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    1. I think it’s still cheap in many parts of the U.S., that’s just a guess of course, but I know when I’ve visited Florida recent the prices seems to be back to where they were before, if not higher than prior to the 2008-2009 financial crisis. Have you ever thought of buying U.S. real estate? My wife and I considered it briefly in 2009-2010.

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      1. I haven’t considered it much, but I know someone who shows others how to find good deals (in the US, since this is a lot harder in Canada!) and manage the properties without having to spend a lot of time on it. I’m getting a little more interested even with the exchange rate disadvantage.

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        1. That would be my biggest concern with the place in Florida or Arizona…the property oversight and maintenance. You’re simply not there to see what is being done to maintain your investment. You (I would anyhow) need to find a company that you trust, and has a low vacancy rate.

          All that said, my wife and I are going to try and live off dividend income and distributions (from ETFs) and simply rent where we go/travel. If that’s for one or two weeks per winter short-term, great. Hopefully in the coming years, we can start taking at least one winter getaway per year. As we ease into semi-retirement, our goal is to get away and rent in the South, somewhere, for a month. Renting via Flipkey, VRBO, etc. has lots more flexibility vs. ownership. And no foreign tax headaches either 🙂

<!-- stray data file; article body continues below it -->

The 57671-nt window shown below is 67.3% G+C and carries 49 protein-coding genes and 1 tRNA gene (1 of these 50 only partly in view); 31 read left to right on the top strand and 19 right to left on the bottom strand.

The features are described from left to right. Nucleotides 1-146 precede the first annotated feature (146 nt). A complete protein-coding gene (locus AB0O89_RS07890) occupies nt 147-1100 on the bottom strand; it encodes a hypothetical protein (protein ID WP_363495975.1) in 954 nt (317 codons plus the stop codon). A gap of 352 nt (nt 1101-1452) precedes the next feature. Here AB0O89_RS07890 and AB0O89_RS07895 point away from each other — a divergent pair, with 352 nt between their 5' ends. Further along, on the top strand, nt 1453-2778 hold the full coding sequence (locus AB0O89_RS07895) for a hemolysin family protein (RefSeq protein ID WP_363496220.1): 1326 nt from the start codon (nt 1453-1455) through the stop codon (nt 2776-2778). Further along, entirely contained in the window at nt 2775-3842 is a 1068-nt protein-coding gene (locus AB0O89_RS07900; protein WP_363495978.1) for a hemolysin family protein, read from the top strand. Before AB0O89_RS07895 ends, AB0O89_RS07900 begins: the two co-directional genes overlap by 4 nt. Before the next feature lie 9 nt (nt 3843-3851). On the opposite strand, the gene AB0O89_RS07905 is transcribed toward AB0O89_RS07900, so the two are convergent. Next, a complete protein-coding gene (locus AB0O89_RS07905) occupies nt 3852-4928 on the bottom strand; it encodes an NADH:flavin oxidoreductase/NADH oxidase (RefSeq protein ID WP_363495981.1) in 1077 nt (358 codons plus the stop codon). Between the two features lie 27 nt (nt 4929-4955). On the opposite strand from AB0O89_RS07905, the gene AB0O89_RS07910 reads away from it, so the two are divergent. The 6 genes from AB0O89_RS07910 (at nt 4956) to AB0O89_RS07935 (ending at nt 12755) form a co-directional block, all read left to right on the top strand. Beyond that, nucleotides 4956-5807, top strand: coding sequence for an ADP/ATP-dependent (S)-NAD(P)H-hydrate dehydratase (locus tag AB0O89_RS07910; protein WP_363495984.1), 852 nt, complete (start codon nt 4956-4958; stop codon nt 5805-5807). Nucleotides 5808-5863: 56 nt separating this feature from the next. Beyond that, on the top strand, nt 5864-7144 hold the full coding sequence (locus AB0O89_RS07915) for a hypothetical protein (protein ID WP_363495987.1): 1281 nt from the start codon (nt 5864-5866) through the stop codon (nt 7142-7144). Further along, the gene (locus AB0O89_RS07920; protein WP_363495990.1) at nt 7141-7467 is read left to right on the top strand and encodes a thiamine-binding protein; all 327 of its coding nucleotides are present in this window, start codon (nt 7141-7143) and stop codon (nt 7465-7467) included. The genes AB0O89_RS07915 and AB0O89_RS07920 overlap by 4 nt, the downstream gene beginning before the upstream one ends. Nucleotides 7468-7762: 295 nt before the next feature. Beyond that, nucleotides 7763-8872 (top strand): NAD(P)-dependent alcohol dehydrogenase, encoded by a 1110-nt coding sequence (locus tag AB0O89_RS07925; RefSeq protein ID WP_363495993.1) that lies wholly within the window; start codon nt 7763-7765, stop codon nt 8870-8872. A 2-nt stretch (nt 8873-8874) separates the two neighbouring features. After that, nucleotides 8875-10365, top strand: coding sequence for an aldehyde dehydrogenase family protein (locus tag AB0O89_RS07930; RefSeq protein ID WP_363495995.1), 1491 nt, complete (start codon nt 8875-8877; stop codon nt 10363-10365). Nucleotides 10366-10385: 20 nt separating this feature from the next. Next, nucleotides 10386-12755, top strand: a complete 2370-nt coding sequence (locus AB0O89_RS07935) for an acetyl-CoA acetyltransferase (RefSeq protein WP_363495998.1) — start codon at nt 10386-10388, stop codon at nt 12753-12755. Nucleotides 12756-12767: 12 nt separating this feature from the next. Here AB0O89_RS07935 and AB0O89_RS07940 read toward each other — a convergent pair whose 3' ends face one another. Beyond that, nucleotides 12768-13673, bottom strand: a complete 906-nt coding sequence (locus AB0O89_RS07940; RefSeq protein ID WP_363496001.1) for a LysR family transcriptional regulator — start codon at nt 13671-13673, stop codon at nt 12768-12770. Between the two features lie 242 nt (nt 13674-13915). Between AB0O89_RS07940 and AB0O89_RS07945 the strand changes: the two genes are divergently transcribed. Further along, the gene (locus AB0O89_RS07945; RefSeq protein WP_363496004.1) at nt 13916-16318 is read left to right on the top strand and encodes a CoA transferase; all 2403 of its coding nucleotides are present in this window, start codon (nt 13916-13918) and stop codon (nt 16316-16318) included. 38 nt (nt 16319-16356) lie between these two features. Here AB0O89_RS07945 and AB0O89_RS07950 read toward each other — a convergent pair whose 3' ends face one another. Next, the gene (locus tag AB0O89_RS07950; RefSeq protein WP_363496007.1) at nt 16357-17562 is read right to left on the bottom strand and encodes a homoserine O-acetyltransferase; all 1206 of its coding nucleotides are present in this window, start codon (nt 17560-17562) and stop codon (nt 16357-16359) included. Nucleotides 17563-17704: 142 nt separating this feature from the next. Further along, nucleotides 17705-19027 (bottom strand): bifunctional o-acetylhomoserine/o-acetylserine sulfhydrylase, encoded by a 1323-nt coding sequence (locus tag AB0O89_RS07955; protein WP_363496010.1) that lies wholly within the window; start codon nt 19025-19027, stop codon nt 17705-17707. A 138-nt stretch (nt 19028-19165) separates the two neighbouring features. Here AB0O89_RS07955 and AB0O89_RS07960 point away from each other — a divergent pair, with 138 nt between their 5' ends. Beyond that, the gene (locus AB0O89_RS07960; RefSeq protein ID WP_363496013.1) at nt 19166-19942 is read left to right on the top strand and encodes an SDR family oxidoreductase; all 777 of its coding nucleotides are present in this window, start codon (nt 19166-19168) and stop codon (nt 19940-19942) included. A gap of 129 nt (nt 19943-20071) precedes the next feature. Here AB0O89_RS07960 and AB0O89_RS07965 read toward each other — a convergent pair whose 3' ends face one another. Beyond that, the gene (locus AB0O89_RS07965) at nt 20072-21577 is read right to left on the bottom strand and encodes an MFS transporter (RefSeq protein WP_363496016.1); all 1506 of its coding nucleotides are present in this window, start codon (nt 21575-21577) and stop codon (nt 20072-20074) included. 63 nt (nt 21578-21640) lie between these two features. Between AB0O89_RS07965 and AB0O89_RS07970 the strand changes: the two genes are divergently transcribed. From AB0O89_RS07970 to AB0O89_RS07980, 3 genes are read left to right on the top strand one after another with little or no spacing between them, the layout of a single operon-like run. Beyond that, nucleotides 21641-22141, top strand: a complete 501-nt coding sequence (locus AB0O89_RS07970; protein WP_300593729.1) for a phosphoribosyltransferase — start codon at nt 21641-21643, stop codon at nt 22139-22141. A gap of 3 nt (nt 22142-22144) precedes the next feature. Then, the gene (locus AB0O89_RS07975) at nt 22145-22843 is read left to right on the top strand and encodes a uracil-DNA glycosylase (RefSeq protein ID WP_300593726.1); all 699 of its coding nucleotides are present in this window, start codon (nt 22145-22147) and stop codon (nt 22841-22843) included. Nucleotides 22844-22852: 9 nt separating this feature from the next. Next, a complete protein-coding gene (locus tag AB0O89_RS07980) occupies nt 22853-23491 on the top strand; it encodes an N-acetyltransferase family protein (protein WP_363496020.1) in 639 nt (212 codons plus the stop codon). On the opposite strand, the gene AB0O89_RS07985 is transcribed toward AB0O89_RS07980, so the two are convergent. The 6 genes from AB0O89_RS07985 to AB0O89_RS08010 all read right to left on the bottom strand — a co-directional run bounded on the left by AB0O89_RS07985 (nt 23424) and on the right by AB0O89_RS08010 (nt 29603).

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          1. I probably wouldn’t buy anywhere that I actually wanted to go stay, unless it was an exceptionally good deal and it could be profitable on its own. For my own use I like to rent as much as possible. You can always find something new that way 🙂

          2. That’s another angle, with renting and your sunny south vacations or getaways, you can usually find something new(er). You also don’t have the headache of selling and what price you may or may not get to your liking 🙂